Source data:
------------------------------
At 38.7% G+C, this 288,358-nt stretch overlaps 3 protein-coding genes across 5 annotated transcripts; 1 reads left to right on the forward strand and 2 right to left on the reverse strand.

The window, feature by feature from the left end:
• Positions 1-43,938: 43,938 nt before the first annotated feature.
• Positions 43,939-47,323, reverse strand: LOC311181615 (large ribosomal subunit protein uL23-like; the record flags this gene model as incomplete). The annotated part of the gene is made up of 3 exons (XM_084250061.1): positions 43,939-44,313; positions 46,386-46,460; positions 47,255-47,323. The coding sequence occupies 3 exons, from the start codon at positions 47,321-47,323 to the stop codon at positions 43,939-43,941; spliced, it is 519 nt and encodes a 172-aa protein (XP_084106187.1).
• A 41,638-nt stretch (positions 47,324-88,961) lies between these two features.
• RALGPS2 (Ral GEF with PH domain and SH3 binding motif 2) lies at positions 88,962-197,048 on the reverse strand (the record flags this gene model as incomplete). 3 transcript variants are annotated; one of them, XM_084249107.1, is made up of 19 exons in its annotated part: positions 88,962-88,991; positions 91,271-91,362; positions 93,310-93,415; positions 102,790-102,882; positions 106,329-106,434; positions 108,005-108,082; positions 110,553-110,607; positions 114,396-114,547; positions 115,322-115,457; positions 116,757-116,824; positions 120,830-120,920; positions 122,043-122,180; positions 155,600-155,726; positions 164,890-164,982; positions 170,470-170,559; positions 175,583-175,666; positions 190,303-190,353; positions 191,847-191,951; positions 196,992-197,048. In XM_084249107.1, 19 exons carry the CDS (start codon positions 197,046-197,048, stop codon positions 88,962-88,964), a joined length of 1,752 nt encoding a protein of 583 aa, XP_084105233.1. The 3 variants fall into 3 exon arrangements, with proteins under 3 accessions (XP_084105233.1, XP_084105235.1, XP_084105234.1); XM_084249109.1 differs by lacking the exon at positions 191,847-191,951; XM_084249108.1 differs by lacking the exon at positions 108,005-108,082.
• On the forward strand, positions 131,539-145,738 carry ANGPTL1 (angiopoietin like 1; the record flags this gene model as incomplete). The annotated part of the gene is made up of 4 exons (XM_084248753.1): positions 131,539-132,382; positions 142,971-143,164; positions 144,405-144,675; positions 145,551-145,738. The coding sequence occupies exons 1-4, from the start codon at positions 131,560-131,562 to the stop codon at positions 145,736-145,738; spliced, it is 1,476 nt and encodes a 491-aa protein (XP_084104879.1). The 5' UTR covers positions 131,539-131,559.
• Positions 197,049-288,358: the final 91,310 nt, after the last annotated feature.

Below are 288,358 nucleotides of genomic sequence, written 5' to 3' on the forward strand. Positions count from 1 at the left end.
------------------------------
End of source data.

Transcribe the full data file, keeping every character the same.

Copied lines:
At 38.7% G+C, this 288,358-nt stretch overlaps 3 protein-coding genes across 5 annotated transcripts; 1 reads left to right on the forward strand and 2 right to left on the reverse strand.

The window, feature by feature from the left end:
• Positions 1-43,938: 43,938 nt before the first annotated feature.
• Positions 43,939-47,323, reverse strand: LOC311181615 (large ribosomal subunit protein uL23-like; the record flags this gene model as incomplete). The annotated part of the gene is made up of 3 exons (XM_084250061.1): positions 43,939-44,313; positions 46,386-46,460; positions 47,255-47,323. The coding sequence occupies 3 exons, from the start codon at positions 47,321-47,323 to the stop codon at positions 43,939-43,941; spliced, it is 519 nt and encodes a 172-aa protein (XP_084106187.1).
• A 41,638-nt stretch (positions 47,324-88,961) lies between these two features.
• RALGPS2 (Ral GEF with PH domain and SH3 binding motif 2) lies at positions 88,962-197,048 on the reverse strand (the record flags this gene model as incomplete). 3 transcript variants are annotated; one of them, XM_084249107.1, is made up of 19 exons in its annotated part: positions 88,962-88,991; positions 91,271-91,362; positions 93,310-93,415; positions 102,790-102,882; positions 106,329-106,434; positions 108,005-108,082; positions 110,553-110,607; positions 114,396-114,547; positions 115,322-115,457; positions 116,757-116,824; positions 120,830-120,920; positions 122,043-122,180; positions 155,600-155,726; positions 164,890-164,982; positions 170,470-170,559; positions 175,583-175,666; positions 190,303-190,353; positions 191,847-191,951; positions 196,992-197,048. In XM_084249107.1, 19 exons carry the CDS (start codon positions 197,046-197,048, stop codon positions 88,962-88,964), a joined length of 1,752 nt encoding a protein of 583 aa, XP_084105233.1. The 3 variants fall into 3 exon arrangements, with proteins under 3 accessions (XP_084105233.1, XP_084105235.1, XP_084105234.1); XM_084249109.1 differs by lacking the exon at positions 191,847-191,951; XM_084249108.1 differs by lacking the exon at positions 108,005-108,082.
• On the forward strand, positions 131,539-145,738 carry ANGPTL1 (angiopoietin like 1; the record flags this gene model as incomplete). The annotated part of the gene is made up of 4 exons (XM_084248753.1): positions 131,539-132,382; positions 142,971-143,164; positions 144,405-144,675; positions 145,551-145,738. The coding sequence occupies exons 1-4, from the start codon at positions 131,560-131,562 to the stop codon at positions 145,736-145,738; spliced, it is 1,476 nt and encodes a 491-aa protein (XP_084104879.1). The 5' UTR covers positions 131,539-131,559.
• Positions 197,049-288,358: the final 91,310 nt, after the last annotated feature.

Below are 288,358 nucleotides of genomic sequence, written 5' to 3' on the forward strand. Positions count from 1 at the left end.